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Creating a new GIT repository


This tutorial will show you how to create a new GIT repository on your Site5 account. GIT is an alternative to Subversion (SVN) and is a great way to manage a code repository or project you’re working on. GIT is installed by default on all of our shared, reseller, VPS, and dedicated servers.

1. Login to your Site5 account via SSH (command line).

2. Let’s first create a folder inside of our home directory where we’ll keep all of our GIT repositories separate from our other files:

mkdir ~/git

Note: The “git” directory is where we are going to store all of our repositories. For this tutorial, my test project will simply be called “project.” I’m going to walk you through setting up a fresh git repository on a blank project, but if you already have a project on your machine, now would be the time to upload it to the “git” directory we just created.

3. Let’s create a new GIT project:

cd ~/git; mkdir project.git; cd project.git

4. Next, we will initialize our GIT repository:

git init

After you run the above command, the output will look something like the below:

Initialized empty Git repository in /home/user/git/project.git/.git/

5. We can then add some sample files to our new project:

cd ~/git/project.git; touch test1; touch test2
echo "Site5 Is The Greatest" > test1; echo "testing" > test2

6. After we have added the test files, we need to “add” them to our repository:

git add test1 test2

7. Now we can “commit” the changes to our repository:

git commit -a -v

The above command will open a new window in your default command-line text editor asking for a commit message. You can type whatever you want here.

8. After you commit your changes, you can check the status of the repository: [~]# git status
# On branch master
nothing to commit (working directory clean)

Still have a question? Or need help?
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  • Thanks for making git available to site5 users!

    2 questions:

    1) Once I set up a git repository on my Site5 server, can I manipulate the repository from another machine? For instance, can I do commits from my Windows computer? If so, what will the repository URL be?

    2) I would like to have my website serve up the source code from the repository, without allowing users to make updates to the code. If this is possible, what URL would be used to browse the source code?


    Eric Terrell

    • 1) You can access the repository from any machine you have SSH access on. The URL should be the same from computer to computer.

      2) Take a look at the URL posted below. If you just need “read-only” access on your website, that link should work for you (just ignore the write access and Webdav part). You can just use .htaccess files for all of the allow/deny and password protection.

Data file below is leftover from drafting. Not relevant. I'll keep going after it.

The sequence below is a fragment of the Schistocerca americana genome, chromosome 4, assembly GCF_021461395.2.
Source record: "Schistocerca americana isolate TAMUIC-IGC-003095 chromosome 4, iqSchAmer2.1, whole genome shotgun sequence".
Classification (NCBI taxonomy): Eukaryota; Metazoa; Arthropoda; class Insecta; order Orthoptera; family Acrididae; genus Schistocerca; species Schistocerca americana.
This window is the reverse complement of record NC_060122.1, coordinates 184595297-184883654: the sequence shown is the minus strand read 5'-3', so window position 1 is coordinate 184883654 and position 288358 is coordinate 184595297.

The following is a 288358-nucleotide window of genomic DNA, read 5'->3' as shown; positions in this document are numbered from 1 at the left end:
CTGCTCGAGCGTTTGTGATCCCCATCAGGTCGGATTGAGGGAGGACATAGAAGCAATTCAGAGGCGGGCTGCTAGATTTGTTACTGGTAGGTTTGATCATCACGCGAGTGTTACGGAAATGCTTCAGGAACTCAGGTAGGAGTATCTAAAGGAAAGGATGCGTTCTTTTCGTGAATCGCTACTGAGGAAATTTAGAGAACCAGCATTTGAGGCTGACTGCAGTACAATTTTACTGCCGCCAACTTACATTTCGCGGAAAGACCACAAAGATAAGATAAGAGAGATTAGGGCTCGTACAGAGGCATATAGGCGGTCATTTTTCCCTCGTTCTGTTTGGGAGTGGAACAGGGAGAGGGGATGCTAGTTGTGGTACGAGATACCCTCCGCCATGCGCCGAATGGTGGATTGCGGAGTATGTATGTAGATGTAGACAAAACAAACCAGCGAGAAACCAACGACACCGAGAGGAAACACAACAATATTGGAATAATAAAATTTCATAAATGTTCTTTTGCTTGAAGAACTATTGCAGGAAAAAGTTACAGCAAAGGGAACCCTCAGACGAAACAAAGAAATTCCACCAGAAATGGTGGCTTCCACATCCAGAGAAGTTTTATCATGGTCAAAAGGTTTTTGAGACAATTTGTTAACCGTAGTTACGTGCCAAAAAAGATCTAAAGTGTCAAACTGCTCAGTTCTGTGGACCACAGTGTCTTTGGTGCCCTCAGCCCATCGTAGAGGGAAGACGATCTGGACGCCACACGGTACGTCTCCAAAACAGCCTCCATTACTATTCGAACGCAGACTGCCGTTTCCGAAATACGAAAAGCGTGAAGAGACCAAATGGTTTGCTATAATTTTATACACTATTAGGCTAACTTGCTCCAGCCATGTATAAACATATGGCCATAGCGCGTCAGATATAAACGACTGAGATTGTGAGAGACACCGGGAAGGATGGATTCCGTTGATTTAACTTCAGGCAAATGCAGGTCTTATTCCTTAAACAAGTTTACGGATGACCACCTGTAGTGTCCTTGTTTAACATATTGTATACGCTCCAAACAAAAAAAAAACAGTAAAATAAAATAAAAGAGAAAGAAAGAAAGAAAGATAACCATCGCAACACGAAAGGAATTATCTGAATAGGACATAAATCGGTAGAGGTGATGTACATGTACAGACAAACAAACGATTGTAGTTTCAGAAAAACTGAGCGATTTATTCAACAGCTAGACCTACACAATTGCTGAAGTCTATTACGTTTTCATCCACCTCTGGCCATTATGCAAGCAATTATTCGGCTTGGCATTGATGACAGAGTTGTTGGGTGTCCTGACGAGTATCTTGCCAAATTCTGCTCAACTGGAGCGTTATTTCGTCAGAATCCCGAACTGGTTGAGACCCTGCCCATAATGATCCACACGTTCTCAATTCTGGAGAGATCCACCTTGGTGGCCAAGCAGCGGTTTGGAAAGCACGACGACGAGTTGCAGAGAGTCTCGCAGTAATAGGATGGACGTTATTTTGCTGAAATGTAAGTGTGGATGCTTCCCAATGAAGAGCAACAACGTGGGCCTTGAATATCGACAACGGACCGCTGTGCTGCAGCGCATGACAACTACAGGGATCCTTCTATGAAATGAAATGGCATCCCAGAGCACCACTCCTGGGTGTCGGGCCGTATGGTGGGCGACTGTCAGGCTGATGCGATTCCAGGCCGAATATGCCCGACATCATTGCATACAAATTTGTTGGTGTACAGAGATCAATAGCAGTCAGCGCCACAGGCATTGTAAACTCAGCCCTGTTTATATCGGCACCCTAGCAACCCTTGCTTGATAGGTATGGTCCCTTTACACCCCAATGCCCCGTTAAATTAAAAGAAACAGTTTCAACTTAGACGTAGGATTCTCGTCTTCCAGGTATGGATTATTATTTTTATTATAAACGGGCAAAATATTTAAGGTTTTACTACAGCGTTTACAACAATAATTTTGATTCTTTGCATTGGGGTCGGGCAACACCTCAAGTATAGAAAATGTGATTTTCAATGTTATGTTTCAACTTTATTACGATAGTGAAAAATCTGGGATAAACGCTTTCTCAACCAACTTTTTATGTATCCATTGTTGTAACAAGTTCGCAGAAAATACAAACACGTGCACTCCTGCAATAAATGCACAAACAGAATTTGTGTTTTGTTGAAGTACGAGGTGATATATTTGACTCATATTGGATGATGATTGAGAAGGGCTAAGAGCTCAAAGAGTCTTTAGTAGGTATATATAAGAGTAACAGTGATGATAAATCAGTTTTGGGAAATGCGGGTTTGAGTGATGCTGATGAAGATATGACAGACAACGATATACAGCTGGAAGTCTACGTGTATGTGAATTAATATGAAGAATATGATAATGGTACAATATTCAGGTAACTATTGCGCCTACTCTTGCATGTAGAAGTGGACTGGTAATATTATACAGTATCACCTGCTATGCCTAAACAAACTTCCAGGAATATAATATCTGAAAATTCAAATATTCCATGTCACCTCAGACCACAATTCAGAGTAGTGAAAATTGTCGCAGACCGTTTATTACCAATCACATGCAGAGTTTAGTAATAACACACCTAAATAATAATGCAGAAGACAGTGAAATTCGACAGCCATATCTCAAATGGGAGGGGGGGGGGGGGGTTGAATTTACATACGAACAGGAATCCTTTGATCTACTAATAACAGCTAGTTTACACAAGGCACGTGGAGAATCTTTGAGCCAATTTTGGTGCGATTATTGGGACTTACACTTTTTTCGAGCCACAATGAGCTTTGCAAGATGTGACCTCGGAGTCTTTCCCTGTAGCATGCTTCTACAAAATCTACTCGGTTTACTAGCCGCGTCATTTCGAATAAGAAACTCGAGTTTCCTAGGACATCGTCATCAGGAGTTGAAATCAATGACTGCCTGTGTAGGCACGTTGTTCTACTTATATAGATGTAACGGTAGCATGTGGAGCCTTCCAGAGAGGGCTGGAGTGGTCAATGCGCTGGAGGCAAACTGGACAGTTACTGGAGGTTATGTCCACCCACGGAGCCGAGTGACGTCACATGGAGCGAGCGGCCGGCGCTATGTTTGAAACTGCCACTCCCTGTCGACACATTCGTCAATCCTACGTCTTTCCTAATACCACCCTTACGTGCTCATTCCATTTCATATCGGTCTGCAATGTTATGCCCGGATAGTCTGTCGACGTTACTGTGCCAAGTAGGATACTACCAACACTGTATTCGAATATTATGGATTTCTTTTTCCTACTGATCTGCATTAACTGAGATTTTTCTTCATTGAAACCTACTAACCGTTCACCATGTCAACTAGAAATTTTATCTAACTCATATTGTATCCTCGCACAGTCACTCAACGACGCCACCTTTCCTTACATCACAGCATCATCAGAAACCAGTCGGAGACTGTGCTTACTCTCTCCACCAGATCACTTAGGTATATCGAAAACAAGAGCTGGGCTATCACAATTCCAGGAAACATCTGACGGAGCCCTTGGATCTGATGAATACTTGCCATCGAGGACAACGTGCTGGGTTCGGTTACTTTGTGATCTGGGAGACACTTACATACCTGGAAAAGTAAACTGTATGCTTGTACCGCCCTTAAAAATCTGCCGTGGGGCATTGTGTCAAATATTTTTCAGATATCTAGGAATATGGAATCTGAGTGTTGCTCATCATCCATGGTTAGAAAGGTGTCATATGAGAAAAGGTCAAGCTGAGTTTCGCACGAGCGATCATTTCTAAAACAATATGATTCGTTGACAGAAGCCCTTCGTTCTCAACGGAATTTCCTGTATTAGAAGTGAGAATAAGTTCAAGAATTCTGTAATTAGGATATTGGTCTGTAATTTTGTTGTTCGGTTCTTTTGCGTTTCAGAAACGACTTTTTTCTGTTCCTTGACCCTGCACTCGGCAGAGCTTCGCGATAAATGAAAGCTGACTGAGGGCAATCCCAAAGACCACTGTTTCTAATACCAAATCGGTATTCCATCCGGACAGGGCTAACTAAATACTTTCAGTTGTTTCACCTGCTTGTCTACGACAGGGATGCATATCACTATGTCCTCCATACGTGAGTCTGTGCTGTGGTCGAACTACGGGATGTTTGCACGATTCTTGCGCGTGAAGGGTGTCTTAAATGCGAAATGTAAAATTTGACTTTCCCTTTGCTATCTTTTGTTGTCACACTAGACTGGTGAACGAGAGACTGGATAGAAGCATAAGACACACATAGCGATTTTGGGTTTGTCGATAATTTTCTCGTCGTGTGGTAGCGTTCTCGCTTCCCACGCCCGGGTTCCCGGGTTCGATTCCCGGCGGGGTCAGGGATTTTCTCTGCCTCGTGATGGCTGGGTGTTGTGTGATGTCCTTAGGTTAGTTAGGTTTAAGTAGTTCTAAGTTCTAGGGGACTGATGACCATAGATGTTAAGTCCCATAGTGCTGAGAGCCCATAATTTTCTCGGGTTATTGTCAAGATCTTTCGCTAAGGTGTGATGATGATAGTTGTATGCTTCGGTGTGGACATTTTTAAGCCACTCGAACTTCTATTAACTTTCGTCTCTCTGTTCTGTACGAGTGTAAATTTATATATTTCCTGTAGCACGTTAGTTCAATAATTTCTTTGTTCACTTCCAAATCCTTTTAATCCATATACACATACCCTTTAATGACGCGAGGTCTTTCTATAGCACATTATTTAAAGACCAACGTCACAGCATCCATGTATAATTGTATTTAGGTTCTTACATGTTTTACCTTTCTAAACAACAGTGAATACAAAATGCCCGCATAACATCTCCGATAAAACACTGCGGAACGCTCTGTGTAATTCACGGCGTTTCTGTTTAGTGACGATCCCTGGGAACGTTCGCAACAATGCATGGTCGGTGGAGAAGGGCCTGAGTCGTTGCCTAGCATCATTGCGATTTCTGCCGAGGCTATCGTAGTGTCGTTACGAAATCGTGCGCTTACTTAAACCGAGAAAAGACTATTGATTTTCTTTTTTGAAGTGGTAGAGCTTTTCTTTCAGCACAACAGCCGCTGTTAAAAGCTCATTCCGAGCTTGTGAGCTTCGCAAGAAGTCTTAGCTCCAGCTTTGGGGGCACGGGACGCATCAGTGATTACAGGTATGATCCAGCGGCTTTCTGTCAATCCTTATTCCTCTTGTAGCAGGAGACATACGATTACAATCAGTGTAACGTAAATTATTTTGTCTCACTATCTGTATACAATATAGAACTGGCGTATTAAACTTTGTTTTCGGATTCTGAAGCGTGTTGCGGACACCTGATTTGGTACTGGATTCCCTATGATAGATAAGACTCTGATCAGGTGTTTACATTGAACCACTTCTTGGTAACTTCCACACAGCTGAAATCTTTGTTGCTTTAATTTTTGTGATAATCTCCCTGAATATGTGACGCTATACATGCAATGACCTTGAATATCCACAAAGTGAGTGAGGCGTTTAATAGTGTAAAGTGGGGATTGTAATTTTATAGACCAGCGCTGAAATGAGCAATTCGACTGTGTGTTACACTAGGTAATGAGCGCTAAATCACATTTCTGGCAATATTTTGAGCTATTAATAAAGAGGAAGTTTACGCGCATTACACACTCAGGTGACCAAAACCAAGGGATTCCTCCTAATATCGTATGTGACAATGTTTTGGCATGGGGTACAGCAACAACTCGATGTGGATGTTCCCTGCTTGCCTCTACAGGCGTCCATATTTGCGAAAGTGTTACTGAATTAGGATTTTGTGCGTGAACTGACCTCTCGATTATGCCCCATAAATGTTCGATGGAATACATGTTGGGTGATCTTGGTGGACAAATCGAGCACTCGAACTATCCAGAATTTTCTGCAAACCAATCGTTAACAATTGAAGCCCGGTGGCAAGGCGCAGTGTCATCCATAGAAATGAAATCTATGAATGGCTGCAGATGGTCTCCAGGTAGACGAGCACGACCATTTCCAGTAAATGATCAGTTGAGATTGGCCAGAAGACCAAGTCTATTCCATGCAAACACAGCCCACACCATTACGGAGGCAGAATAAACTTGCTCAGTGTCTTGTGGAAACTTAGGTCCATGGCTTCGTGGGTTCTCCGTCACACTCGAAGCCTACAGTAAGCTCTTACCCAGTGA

I hope this helps!

      • Hi!
        Is there a way to have write access (push) from another PC?
        Using something like git-http-backend and allowing me to configure users or groups(Like this article


        • Hello Emilio,

          You can push from any computer, so long as your login credentials are correct. However at this time, there is no way to do what that link describes on our services.

          • Hey John – I was just wondering, is there any chance that a request to have git-http-backend installed might be granted?

            • Hello Michael,

              Thank you for your comment. Because of the way our backend and security works, this is not something that we would allow. We do not allow daemons to be run by clients and the git-http-backend requires a daemon to work properly. You might be able to find a cgi or php script that runs without a daemon, but I am not aware of any at this point in time.

              When our unmanaged VPS services are launched, you could do it there. More information about our new VPS services will be posted on our blog when the time comes.

              • Ahh, that’s a shame, but understandable – cheers, John!

    • ” The URL should be the same from computer to computer.”

      But.. the same as what?

  • So I have been try to get all of this figured out. I am new to both Git and SSH. I have been able to establish an SSH connection using both Cygwin and PuTTY. I have also been able to create a repository on my hosted account. Where I am stuck is with actually using it. What I have gotten out of what you have already stated is that it is not possible for me to do “git commit” from my local machine, and I think I understand the reason why. What I have tried to do is “git clone ssh://” and it still doesn’t work. It asks me for my password, which I give it. And then it comes back and says “The server’s host key is not cached in the registry. You have no guarantee that the server is the computer you think it is.” I found this post and tried what he said but it still doesn’t work. And I have verified that the host/domain is in the known_hosts file.